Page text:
I hadn’t picked this up until I was reading further on the topic today, but did you realize the proposed constitutional measure which proposes to inflict a “jungle primary” on South Dakota does not require candidates to accurately reflect their voter registration on the actual ballot?
I not only had to do a double-take, but I had to read it three times to make sure I wasn’t failing to pick it up. According to the Attorney General’s final statement on the proposed constitutional amendment..
According to the Attorney General’s explanation “A candidate may list any party next to their name on the ballot regardless of party affiliation or registration.” And if you go into the actual language of the measure itself, it contains this passage..
Literally, as hinted at by the AG’s statement, the very language of the measure is little more than a thinly veiled attack on all political parties in the state, because it takes away any meaning of the concept of a political party organization.
Libertarians? Forget third party status, because they’ll be gone. Democrats? They’re going to mean less than they do now. It will be great for Republicans, because in red-state South Dakota, literally everyone will run as a Republican. The big question will be how will people affiliate once they are elected, because if this passes, the designation on the ballot may have no relation to the political affiliation they claimed to run under.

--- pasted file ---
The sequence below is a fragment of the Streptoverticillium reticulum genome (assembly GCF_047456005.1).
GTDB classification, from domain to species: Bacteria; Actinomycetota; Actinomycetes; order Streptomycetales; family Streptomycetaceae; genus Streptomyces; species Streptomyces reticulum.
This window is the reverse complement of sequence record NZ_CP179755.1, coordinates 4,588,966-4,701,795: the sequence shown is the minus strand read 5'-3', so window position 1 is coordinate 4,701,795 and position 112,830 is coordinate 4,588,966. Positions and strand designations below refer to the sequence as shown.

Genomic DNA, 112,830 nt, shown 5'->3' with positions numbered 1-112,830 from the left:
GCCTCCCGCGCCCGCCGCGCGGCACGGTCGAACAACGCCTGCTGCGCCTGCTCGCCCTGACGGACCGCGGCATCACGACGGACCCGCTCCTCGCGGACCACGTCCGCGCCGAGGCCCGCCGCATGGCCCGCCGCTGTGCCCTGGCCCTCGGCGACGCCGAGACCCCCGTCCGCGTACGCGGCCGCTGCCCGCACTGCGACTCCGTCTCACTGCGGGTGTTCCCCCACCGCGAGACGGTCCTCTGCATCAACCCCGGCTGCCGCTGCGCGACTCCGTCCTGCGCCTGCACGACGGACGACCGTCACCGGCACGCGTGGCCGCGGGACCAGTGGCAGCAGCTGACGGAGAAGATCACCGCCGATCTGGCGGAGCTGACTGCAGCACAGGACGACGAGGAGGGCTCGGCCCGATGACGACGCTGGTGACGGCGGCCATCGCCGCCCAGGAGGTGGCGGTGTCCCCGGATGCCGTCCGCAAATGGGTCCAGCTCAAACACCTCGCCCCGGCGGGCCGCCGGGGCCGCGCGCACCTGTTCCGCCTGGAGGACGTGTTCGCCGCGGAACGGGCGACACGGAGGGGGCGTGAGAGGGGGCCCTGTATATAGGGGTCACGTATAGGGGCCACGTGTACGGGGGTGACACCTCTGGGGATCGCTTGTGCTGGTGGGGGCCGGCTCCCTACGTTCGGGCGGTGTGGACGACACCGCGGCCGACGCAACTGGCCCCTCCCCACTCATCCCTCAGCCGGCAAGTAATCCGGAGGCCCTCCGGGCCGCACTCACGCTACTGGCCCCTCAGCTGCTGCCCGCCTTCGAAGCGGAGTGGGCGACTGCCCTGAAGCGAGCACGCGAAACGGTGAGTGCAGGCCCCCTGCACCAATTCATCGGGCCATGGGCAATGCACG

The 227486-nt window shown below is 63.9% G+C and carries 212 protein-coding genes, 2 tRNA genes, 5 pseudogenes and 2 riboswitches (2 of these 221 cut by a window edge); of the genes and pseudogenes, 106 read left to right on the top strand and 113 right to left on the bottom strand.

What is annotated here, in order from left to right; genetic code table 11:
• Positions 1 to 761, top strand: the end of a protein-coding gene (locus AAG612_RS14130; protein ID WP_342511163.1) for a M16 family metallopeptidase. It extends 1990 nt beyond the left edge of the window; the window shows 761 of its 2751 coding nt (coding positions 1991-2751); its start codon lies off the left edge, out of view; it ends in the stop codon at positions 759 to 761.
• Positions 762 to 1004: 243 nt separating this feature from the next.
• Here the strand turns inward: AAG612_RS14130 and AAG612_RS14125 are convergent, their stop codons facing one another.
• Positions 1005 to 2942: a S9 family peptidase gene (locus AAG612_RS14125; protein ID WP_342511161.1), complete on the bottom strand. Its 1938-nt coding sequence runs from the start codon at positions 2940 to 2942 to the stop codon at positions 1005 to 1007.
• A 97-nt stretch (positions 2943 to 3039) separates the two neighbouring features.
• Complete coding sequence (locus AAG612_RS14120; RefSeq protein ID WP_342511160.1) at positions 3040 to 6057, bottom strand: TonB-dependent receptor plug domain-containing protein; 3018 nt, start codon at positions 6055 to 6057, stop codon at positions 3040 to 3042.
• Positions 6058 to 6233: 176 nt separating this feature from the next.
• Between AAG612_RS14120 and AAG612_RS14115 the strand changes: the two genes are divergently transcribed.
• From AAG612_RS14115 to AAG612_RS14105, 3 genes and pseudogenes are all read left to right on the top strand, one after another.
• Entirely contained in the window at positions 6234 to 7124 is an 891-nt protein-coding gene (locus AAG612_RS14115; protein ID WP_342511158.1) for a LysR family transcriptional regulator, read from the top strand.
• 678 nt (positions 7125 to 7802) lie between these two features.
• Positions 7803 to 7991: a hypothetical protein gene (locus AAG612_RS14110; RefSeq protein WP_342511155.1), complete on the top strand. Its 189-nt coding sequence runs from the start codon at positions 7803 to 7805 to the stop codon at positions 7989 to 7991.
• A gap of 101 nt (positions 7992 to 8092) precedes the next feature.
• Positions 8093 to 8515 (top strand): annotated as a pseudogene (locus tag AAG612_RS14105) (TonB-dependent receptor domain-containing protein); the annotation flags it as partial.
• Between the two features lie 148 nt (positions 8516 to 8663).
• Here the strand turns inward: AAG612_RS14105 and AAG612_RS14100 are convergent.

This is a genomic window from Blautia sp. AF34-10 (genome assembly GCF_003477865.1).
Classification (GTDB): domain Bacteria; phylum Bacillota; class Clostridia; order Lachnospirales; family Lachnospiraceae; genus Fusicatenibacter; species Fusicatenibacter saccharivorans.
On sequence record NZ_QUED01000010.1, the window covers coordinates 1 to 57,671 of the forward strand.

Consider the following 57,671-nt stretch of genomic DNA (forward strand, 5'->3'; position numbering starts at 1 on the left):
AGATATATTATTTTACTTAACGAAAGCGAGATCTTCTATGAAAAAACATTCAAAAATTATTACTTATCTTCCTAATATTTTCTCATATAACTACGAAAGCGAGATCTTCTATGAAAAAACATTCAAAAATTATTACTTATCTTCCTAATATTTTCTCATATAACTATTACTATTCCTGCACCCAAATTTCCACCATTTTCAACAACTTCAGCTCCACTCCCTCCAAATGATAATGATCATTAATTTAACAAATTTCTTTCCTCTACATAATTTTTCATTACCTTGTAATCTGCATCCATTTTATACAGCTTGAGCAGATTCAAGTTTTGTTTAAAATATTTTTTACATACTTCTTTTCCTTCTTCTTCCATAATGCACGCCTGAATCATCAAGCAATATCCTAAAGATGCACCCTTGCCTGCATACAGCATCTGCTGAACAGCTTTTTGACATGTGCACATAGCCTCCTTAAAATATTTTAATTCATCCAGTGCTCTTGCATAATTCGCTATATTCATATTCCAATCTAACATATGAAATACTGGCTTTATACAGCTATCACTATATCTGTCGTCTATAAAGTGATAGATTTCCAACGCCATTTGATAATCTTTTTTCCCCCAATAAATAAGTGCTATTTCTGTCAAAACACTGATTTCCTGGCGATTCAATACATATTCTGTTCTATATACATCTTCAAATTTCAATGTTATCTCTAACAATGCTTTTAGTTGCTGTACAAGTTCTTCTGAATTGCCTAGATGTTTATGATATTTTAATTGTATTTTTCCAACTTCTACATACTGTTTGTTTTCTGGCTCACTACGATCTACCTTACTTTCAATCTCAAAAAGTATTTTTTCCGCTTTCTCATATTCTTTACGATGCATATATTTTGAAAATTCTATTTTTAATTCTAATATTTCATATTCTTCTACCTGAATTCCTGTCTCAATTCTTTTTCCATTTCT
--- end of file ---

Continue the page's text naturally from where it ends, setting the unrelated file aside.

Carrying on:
I’m not sure why they feel they have to eliminate registering with a party to run as a party’s candidate. It’s not a high bar to affiliate with a political party currently. Just a trip to the courthouse.
I’m probably dating myself, as well as the age of many of my kids when I point out this reference, but I’m reminded of the evil plan of the villain in the Disney movie “The Incredibles.” The original one, not the sequel. The villain’s evil plot to be foiled by the heroes was, in a nutshell, was to make superheroes widespread by selling his technology to render “real” superheroes common.
As the villain monologued in the movie “Everyone” can be super! And when everyone’s super… no one will be..”
That’s shockingly parallel to the exact thing this ballot measure proposes to do in red-state South Dakota. To make all candidates Republican.
Because when everyone is a Republican… then no one will be.